Sarah, Jen, Tano and Aaron

by Geeta Malik

"It's not hard to do what you love."
--Sarah Fangman
<center>Sarah Fangman (left) and Jen Caselle</center>
Sarah Fangman (left) and Jen Caselle

Sarah Fangman and Jen Caselle worked with the Jason XIV: From Shore to Sea team on an island called Anacapa, which is part of the Channel Islands. Tano Cabugos and Aaron Golley were Student Argonauts in the second week of the project.

Sarah, a research coordinator at the Channel Islands National Marine Sanctuary, got her degrees in biology and environmental science. Sarah also was a diver with the Jason Project. She says, "I guess the people who had the most influence on me were people I did internships with early in my career, people who took the time to help me and encourage me and teach me, and support me early."

For kids interested in science, Sarah says, "find what you love and then it won’t be hard—-it’s not hard to do what you love. Despite the fact that I get seasick, and grew up in the Midwest, and didn’t come from a background that said marine biologist all over it, the ocean fascinated me and I just stuck with it. As a young person, if you can get involved with volunteering and internships, that’s how I got my experience and helped narrow down where I wanted to go with the field."

<center>Jen helping Sarah get ready for her dive</center>
Jen helping Sarah get ready for her dive

Jen is a research biologist at the Marine Science Institute at the University of California, Santa Barbara. She got a degree in zoology and then spent a few years as a research technician, stuyding birds and lizards. She went on to finish her PhD at UCSB in marine ecology. Jen's love for the ocean began early in her life, and then she found role models who inspired her. She says, "I have always been inspired by their love for the ocean and how good they are at showing that and demonstrating it with film and outreach. One is Jean-Michele Cousteau, and the other is Dr. Sylvia Earle, who was an early explorer, long before most other women were exploring the ocean."

Jen advises other kids to "stick with it! If you love it, definitely go for it. Don’t ever think that for any reason you can’t do it. It’s not about being male or female at all. It’s really hard-you have to study hard, you may have to take a lot of classes that you don’t particularly enjoy, but if you get through it, it’s really worth it. I can’t imagine doing anything else."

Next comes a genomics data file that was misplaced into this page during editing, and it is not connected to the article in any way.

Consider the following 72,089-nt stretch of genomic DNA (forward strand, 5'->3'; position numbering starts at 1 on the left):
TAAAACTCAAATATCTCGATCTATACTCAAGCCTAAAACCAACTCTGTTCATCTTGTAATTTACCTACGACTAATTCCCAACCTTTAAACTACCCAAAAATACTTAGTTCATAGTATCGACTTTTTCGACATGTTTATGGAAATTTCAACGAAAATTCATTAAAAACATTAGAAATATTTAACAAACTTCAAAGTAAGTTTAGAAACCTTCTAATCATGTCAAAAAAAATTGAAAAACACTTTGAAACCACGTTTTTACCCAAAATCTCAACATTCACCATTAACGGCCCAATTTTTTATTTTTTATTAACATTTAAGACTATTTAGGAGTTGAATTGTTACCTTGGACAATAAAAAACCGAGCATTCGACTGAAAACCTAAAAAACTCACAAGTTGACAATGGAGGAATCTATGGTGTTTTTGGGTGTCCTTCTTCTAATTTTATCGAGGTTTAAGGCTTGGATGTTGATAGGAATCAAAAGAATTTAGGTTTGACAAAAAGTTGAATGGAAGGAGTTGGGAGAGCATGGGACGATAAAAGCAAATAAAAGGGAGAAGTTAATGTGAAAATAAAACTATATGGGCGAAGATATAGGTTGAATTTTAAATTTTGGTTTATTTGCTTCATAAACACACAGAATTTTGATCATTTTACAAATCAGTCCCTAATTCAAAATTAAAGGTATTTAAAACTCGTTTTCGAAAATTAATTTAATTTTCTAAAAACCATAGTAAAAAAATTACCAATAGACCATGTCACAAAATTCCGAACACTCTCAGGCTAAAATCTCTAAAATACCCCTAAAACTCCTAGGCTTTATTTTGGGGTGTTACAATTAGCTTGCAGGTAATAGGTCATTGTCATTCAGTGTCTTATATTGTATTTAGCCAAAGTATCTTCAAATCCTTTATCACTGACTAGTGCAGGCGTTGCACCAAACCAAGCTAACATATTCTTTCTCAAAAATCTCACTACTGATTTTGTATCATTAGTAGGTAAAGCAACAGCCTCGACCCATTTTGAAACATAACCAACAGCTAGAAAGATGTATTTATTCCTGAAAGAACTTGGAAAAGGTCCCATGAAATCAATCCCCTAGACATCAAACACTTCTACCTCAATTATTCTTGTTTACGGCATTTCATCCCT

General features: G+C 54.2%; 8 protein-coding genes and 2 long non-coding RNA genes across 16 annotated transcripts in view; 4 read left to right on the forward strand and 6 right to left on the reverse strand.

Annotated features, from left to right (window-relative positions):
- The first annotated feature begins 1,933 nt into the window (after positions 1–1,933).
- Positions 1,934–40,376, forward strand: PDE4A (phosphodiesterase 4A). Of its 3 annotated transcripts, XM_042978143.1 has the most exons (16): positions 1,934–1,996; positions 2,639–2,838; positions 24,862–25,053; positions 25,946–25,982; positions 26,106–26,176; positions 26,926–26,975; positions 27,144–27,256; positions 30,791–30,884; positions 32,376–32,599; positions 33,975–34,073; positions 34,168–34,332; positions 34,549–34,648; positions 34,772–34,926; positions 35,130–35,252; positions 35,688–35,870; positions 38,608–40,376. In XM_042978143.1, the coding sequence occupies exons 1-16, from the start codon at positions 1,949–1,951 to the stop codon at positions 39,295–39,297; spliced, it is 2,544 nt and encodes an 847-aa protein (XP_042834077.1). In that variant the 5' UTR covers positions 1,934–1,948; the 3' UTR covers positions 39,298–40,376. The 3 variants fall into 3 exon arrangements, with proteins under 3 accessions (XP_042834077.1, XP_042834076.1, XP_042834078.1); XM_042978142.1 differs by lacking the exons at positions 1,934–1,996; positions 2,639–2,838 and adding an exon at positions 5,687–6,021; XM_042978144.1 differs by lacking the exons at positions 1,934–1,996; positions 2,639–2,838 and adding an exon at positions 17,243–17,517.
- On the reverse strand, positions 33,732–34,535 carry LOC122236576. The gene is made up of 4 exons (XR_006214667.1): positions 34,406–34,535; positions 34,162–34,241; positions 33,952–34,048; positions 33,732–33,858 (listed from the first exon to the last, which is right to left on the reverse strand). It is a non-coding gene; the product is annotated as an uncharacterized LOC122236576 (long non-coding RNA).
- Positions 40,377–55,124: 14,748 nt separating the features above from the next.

<center>Aaron (left) and Tano</center>
Aaron (left) and Tano

Tano Cabugos, 13 and Aaron Golley, 15, are Student Argonauts with the Jason Project. Aaron also dove alongside Sarah to study the kelp forest on Anacapa island.

Tano got involved with the Jason Project after already being curious about science. He says, "everything about science was really interesting, but I just needed that hands-on kind of thing. When you’re reading the books, you can learn it, but when you’re experiencing what they’re trying to teach you, you learn a lot faster, and you get a better idea of what you're studying..and it's just all around more fun."

Aaron says, "my entire life I lived around the water, and I had an interest in marine biology and oceanography. Then, the time came to apply for Jason, so I did, and it's awesome because they were going to a totally new place and doing kelp monitoring, which is why I applied."

<center>Aaron getting ready to dive in!</center>
Aaron getting ready to dive in!

Tano says that his parents were his role models, and always supported him in whatever he wanted to do. Aaron mentioned that one of his role models was Thomas Thompson, who discovered the wreck of the S.S. Central America, a gold mining ship that brought gold back and forth from Panama to New York. Aaron says, "It sunk in 1857, and Tommy Thompson is the one who found the wreck. He made one fo the first ROVs that could go down and find wrecks like that, and he was right with Dr. Ballard for the first RVO and first submersible."

Tano says, "Another one for me was Sylvia Earle. It was really cool when I met her. She’s the deepest diving woman in the world and even though she’s not as young as Aaron or me, she’s still living it, and being a scientist and just being out there."

Tano recommended that other kids interested in science shouldn't "let anything stop you. Pursue what you want to do, if you change your mind in the long run, at least you’ll have options."

Page created on 3/21/2003 11:28:54 AM

Last edited 3/21/2003 11:28:54 AM

The beliefs, viewpoints and opinions expressed in this hero submission on the website are those of the author and do not necessarily reflect the beliefs, viewpoints and opinions of The MY HERO Project and its staff.

Related Links

The Jason Project - A link to the Jason XIV Expedition on the Channel Islands
XIV Argonauts - Read the My Hero page about more Jason Argonauts
Dr. Robert Ballard - The My Hero page about Dr. Ballard and the Jason Project

Author Info

JASON XIV: From Shore to Sea (school year 2002-2003) is engaging students and teachers in an exciting journey to explore the unique Channel Islands region of California. This area includes the Channel Islands National Park, the waters of the Channel Islands National Marine Sanctuary and the densely populated California coastline, and serves as the project's laboratory for studying nature's dynamic systems.